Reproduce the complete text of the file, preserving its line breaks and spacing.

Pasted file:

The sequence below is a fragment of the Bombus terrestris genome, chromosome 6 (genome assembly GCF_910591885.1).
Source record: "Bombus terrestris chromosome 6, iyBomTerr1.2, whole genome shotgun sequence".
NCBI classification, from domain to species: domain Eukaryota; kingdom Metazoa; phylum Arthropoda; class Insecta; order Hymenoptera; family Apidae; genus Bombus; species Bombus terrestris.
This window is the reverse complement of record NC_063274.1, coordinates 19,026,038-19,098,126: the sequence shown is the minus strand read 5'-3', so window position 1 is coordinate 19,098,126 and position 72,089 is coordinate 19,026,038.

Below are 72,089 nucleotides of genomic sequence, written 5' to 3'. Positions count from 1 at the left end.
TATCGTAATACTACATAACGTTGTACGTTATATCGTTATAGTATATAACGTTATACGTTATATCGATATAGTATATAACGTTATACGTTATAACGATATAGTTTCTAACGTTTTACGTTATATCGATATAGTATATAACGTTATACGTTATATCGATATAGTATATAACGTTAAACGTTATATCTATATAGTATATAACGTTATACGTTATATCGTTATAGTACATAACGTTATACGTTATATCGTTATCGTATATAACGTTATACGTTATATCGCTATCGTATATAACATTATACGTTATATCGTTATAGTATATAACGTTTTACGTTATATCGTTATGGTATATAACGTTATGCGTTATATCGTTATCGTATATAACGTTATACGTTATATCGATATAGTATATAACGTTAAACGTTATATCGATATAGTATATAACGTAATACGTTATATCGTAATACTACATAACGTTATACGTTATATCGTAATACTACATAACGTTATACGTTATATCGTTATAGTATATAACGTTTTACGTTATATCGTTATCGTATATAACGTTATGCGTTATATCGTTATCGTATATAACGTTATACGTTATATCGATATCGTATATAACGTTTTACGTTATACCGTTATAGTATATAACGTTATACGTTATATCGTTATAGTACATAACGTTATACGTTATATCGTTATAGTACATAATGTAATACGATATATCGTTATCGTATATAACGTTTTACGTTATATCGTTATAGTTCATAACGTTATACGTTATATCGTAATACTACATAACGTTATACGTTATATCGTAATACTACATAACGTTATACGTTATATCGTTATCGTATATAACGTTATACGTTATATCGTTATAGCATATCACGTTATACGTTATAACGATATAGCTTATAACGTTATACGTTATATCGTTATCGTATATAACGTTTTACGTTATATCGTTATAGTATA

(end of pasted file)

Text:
The sequence below is a fragment of the Bombus terrestris genome, chromosome 6 (genome assembly GCF_910591885.1).
Source record: "Bombus terrestris chromosome 6, iyBomTerr1.2, whole genome shotgun sequence".
NCBI classification, from domain to species: domain Eukaryota; kingdom Metazoa; phylum Arthropoda; class Insecta; order Hymenoptera; family Apidae; genus Bombus; species Bombus terrestris.
This window is the reverse complement of record NC_063274.1, coordinates 19,026,038-19,098,126: the sequence shown is the minus strand read 5'-3', so window position 1 is coordinate 19,098,126 and position 72,089 is coordinate 19,026,038.

Below are 72,089 nucleotides of genomic sequence, written 5' to 3'. Positions count from 1 at the left end.
TATCGTAATACTACATAACGTTGTACGTTATATCGTTATAGTATATAACGTTATACGTTATATCGATATAGTATATAACGTTATACGTTATAACGATATAGTTTCTAACGTTTTACGTTATATCGATATAGTATATAACGTTATACGTTATATCGATATAGTATATAACGTTAAACGTTATATCTATATAGTATATAACGTTATACGTTATATCGTTATAGTACATAACGTTATACGTTATATCGTTATCGTATATAACGTTATACGTTATATCGCTATCGTATATAACATTATACGTTATATCGTTATAGTATATAACGTTTTACGTTATATCGTTATGGTATATAACGTTATGCGTTATATCGTTATCGTATATAACGTTATACGTTATATCGATATAGTATATAACGTTAAACGTTATATCGATATAGTATATAACGTAATACGTTATATCGTAATACTACATAACGTTATACGTTATATCGTAATACTACATAACGTTATACGTTATATCGTTATAGTATATAACGTTTTACGTTATATCGTTATCGTATATAACGTTATGCGTTATATCGTTATCGTATATAACGTTATACGTTATATCGATATCGTATATAACGTTTTACGTTATACCGTTATAGTATATAACGTTATACGTTATATCGTTATAGTACATAACGTTATACGTTATATCGTTATAGTACATAATGTAATACGATATATCGTTATCGTATATAACGTTTTACGTTATATCGTTATAGTTCATAACGTTATACGTTATATCGTAATACTACATAACGTTATACGTTATATCGTAATACTACATAACGTTATACGTTATATCGTTATCGTATATAACGTTATACGTTATATCGTTATAGCATATCACGTTATACGTTATAACGATATAGCTTATAACGTTATACGTTATATCGTTATCGTATATAACGTTTTACGTTATATCGTTATAGTATA